Jan 2, 2011

No Guts? Good!

The other day I was thinking about acoustics and trombone/brass playing and some way to put an idea across in a clear and concise way. All of a sudden it stuck me that the acoustics of a concert hall and those of the human body have a lot in common. That got me to thinking about practice rooms. Perhaps some of you have had the opportunity to try out horns in one of those acoustic cubicles made by the Wenger company. They cost a fortune and usually are at musical instrument shows or large music instrument dealers and manufacturers. Most have a feature that can change the acoustics of the room to mimic some well known concert venues around the world, from very dry to very reverberant. When not dialed into a resonant concert hall type acoustic it is completely dead acoustically or what is called an anechoic chamber. When I was a young student, I used to practice in this type of room because that was all that was available at my school. I spent so much time in those types of rooms that I got to prefer them because of the absolute deadly honest feedback you got back. In fact later as a professional player I covered the walls and ceiling of my practice room with cardboard egg cartons to get an almost completely anechoic chamber.

Which brings me to my point; your body function's in a somewhat similar fashion when playing an instrument. If most of your muscles are flexed while playing, you are replicating an anechoic chamber. As more muscles are put into a relaxed mode you are dialing up more reverberation. When all muscles are relaxed except those of the embouchure, you are producing an acoustic which is the equivalent of halls such as the Musikverein in Vienna, or the Concertgebow in Amsterdam, two of the most reverberant concert halls in the world. This acoustic produces what is known as a "ringing" sound and that is the secret to a great sound, strong in fundamental, and as a result, producing many overtones. Picture this; an olympic athlete is getting ready to perform in their event. Do they stand there and try to get their muscles as tight as possible? No, they shake out their arms and legs and try to get all the tension they can out of them, because relaxed muscles mean flexibility and speed, something which is needed to play an instrument. Many years ago they tested a brass player playing a fortissimo passage, and found it to be one of the most energy consuming tasks of all.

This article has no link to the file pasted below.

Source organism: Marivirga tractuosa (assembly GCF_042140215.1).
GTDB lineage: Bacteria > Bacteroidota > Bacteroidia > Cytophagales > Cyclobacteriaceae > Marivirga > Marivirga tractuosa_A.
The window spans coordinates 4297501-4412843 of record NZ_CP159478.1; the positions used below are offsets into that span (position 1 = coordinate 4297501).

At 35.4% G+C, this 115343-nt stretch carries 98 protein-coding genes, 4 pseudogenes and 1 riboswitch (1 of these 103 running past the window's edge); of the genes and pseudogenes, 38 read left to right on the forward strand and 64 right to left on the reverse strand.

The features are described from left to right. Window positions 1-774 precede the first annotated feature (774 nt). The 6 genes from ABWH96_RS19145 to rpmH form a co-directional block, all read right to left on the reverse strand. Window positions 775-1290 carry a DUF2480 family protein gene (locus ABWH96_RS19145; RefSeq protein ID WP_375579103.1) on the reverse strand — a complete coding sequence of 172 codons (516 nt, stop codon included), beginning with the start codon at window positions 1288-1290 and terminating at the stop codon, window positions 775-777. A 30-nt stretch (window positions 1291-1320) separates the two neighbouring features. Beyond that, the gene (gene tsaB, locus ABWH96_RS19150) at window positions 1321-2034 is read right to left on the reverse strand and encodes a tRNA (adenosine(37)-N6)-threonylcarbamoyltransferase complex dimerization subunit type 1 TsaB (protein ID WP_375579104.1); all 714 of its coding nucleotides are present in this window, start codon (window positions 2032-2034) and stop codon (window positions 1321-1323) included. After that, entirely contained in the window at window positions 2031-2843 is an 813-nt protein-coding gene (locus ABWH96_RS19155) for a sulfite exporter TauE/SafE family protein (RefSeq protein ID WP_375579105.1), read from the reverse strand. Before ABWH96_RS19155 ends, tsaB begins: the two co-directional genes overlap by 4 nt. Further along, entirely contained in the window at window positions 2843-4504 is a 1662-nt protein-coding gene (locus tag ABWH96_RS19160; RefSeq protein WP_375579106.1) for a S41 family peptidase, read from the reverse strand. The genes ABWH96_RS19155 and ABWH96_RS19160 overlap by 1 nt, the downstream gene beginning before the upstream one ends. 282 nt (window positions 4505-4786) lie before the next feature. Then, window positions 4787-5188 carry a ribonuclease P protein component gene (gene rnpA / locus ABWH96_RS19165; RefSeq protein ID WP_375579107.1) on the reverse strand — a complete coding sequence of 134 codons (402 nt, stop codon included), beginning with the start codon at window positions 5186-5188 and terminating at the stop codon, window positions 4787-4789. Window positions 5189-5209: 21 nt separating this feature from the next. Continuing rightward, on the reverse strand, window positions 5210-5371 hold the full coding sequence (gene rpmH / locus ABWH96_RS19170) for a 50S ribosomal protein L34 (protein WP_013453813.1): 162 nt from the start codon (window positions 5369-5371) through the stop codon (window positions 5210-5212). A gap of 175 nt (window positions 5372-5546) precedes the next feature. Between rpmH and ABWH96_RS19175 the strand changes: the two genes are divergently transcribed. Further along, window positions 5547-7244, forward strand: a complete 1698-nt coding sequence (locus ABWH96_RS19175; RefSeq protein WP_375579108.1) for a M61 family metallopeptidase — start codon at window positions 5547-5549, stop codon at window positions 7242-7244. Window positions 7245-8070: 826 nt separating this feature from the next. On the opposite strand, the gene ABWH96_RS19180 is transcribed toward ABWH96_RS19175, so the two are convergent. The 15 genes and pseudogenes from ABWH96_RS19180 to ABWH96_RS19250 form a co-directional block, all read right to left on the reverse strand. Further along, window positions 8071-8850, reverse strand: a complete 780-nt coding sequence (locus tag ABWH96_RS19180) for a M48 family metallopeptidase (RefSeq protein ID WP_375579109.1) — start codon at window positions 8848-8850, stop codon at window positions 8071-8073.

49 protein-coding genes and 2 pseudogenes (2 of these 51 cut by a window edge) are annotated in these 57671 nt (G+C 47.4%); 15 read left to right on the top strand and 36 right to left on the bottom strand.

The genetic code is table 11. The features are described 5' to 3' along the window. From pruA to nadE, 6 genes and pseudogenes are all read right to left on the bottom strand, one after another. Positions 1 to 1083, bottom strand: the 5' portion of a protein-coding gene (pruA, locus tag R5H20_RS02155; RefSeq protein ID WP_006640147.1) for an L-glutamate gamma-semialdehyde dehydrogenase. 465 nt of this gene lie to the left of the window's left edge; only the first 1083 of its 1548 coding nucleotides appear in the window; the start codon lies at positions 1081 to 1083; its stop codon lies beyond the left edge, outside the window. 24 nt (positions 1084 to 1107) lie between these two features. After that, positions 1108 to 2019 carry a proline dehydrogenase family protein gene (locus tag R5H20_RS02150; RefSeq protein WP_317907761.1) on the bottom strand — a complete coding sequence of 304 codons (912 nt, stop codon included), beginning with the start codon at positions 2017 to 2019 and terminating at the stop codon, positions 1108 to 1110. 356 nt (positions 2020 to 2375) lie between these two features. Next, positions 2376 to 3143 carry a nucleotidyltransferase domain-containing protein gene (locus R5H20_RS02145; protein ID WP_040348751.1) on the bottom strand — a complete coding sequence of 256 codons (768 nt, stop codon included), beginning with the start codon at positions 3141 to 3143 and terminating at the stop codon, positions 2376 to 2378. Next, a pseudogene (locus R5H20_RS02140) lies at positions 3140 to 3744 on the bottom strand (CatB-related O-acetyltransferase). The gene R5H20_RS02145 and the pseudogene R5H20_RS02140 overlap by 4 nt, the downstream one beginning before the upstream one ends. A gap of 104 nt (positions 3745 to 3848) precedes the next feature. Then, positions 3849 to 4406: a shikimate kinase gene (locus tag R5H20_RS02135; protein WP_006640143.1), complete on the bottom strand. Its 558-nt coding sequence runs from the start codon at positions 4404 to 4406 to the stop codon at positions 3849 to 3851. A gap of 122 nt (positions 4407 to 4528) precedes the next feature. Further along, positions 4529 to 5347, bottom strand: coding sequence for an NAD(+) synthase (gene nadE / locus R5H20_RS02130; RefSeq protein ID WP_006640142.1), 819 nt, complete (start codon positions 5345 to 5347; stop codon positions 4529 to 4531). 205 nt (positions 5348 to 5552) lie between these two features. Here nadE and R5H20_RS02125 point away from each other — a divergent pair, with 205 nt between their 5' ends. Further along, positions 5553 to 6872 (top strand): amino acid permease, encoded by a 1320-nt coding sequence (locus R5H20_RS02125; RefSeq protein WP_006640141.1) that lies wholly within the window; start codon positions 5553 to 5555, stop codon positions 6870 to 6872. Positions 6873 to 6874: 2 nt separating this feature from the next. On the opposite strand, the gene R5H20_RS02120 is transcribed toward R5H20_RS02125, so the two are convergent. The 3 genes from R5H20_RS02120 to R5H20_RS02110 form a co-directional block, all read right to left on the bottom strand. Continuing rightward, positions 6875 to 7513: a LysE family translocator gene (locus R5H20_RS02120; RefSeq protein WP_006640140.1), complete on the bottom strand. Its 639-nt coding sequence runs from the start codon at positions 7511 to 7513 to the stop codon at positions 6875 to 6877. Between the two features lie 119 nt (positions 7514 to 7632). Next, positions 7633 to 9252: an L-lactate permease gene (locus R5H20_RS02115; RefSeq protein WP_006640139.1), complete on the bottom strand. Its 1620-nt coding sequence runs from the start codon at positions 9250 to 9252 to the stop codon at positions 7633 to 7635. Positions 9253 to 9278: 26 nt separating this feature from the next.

We must start to consign the "firm foundation in the lower torso" idea to the dust bin of history with other widely accepted, and later discredited theories. While I developed a fondness for practicing in an anechoic chamber, that doesn't mean I want to perform in one. So, dial down the tension in your torso, and dial up the reverberation time in your body's concert hall. If you can get some reverb time in your practice room, imagine what you can do in a reasonably resonant acoustic. As I said many times before, all the work should be done from the chin up, and at the beginning of the note. Another thing to remember is why we take a full breath for every passage whether that passage requires it or not. When almost all air is expelled when playing, the only way to empty the lungs completely is to engage some muscles in the torso. While we try to avoid this as much as possible, there are many times when there is no alternative. When possible it is far better to take in more air than needed, to avoid using the last liter of air, and avoid the need to push out the last of that air with the muscles of the torso. Believe it or not, the muscles of the rib cage are much more efficient in expelling air when needed than the diaphragm, and does much less damage to the sound. It is possible to learn to use more of the chest muscles and less of the diaphragm to sustain the end of a long tone, something again which has been widely misunderstood.

I want to wish my readers a healthy, happy new year and please let me know any topics you would like covered in the coming year.

This article has been translated into Italian by Alberto Tortella.

This article has been translated into Polish by Lukasz Michalski.

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